Principally, a type of device known as a sparg or roller clutch is used for routine upshifts or downshifts. operating much as a ratchet, it transmits torque only in one direction, free-wheeling in the other. the advantage of this type of clutch is that its eliminates the sensitivity of timing a simultaneous clutch release & apply on two planetaries. simply taking up the drivetrain load when actuated , and releasing automatically when the next gear's sparg clutch assumes the torque transfer. These band semi manually controlled for low range or reverse gear.manually gear operate on the planetary drum's circumference. these bands are not working when driver select drive/overdrive range. The torque being transimitting by the sparg clutches instead bands are used for braking.

Hydraulic Control:

An oil pump uses for controlling various clutches and bands modifying the speed of the output depending on the speed of car. A pump is typically gear pump mounted between the torque converter and planetary gearset. 
1. It draws transmission fluid from a sump and pressurize it which is needed for transmission component to operate. 
2.The input for the pump is connected to torque converter housing, which is bolted with engine flywheel so pump provide the pressure whenever the engine is running.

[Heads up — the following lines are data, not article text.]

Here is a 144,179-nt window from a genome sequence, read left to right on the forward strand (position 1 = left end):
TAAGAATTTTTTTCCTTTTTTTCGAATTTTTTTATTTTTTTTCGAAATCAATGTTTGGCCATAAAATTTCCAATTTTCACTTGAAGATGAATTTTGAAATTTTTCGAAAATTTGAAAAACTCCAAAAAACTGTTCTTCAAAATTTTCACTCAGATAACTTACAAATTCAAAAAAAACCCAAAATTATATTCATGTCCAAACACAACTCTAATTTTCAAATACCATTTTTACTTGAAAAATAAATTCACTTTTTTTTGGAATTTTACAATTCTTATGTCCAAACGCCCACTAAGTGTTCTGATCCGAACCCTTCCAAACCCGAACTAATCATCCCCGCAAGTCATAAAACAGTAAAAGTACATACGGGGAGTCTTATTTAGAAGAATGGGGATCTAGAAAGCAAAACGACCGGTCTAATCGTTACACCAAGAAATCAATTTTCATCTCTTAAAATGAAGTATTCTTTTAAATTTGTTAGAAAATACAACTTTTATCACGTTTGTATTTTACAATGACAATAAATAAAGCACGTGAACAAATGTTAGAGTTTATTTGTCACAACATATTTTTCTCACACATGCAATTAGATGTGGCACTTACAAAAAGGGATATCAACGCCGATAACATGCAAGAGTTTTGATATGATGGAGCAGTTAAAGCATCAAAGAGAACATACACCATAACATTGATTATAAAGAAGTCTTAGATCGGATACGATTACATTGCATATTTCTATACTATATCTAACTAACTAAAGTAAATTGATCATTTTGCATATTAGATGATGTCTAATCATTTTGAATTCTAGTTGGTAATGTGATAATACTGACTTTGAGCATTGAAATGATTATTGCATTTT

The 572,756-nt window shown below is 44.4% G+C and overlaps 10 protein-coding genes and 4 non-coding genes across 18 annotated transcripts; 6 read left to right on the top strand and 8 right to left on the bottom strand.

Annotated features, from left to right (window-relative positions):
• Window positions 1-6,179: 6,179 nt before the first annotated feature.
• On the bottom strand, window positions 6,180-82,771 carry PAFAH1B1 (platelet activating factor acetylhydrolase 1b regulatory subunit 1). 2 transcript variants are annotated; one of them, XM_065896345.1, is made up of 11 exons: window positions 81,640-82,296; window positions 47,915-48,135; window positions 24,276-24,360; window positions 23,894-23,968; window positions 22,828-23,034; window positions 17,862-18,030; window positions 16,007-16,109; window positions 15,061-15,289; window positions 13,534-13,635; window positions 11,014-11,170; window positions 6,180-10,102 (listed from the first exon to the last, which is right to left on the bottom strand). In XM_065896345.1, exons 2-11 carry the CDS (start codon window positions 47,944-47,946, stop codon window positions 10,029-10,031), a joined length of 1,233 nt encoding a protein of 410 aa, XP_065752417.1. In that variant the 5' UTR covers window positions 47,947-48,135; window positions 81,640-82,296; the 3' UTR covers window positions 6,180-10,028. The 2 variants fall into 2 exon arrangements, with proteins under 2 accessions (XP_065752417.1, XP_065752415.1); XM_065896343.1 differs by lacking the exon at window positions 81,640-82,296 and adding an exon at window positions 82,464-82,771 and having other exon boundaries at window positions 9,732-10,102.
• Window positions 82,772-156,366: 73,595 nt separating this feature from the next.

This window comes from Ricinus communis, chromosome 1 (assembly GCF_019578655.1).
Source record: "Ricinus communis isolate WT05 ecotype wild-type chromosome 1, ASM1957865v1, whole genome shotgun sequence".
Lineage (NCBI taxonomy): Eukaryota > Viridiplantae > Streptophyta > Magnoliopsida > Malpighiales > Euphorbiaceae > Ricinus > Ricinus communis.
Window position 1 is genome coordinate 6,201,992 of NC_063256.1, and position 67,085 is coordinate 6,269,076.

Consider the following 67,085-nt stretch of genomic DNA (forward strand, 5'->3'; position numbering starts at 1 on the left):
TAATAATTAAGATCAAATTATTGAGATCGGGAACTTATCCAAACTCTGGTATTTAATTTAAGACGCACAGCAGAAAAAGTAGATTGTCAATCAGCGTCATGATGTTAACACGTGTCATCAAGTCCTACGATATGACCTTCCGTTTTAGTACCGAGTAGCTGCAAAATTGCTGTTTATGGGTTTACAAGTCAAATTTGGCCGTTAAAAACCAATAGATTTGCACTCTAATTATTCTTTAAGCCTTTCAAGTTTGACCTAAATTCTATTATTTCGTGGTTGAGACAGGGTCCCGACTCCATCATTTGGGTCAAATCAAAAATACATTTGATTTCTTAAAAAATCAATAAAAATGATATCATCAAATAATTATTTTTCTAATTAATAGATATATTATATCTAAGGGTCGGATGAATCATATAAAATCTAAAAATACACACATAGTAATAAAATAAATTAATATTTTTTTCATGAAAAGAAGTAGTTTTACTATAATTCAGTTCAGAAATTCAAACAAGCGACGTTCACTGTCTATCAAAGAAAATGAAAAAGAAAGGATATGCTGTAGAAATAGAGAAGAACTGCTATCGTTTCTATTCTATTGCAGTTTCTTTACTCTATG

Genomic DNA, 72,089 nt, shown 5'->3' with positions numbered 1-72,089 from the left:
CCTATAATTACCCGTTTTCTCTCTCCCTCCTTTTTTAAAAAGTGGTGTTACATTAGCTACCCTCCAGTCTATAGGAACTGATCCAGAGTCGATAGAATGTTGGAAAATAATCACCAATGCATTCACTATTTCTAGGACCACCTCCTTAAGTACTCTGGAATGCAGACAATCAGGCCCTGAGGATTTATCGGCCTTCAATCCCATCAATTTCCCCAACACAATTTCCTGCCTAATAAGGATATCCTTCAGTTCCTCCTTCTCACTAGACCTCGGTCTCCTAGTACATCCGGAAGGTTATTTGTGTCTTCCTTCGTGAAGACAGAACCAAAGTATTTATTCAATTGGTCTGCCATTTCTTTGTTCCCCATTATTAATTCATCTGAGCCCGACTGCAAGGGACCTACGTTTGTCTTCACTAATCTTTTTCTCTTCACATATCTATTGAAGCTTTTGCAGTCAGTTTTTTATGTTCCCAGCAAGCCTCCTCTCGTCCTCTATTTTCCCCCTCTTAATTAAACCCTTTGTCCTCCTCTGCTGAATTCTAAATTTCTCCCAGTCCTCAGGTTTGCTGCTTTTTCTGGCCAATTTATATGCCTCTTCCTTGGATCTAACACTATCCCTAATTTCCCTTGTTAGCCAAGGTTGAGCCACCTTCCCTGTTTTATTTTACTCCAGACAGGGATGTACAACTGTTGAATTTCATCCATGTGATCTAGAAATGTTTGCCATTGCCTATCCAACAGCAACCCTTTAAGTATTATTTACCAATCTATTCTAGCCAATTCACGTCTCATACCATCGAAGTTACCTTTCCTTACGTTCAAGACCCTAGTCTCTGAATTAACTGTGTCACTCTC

3. pump works only when the engine in running condition. so this is impossible to push start a vehicle equipped with automatic transmission.

A GOVERNOR is connected to the output shaft which regulates the hydraulic pressure depending on the vehicle speed. engine load is monitor either by a throttle cable or a vacuum modulator.

The valve body is the hydraulic control center the receives pressurized oil from main oil pump. This pressure is regulated and used to run a network of spring-loaded valves, check balls and servo pistons The valves use the pump pressure and the pressure from a centrifugal governor (as well as hydraulic signal from the range selector valves and the throttle valve or modulator) to control which ratio is selected on the gearset as the vihicle and engine change speed, the difference between the pressure changes, causing different sets of valves to open and close. these clutch and brake band actuators controlling the operation of the planetary gearset to select the optimum gear ratio for current operating conditions.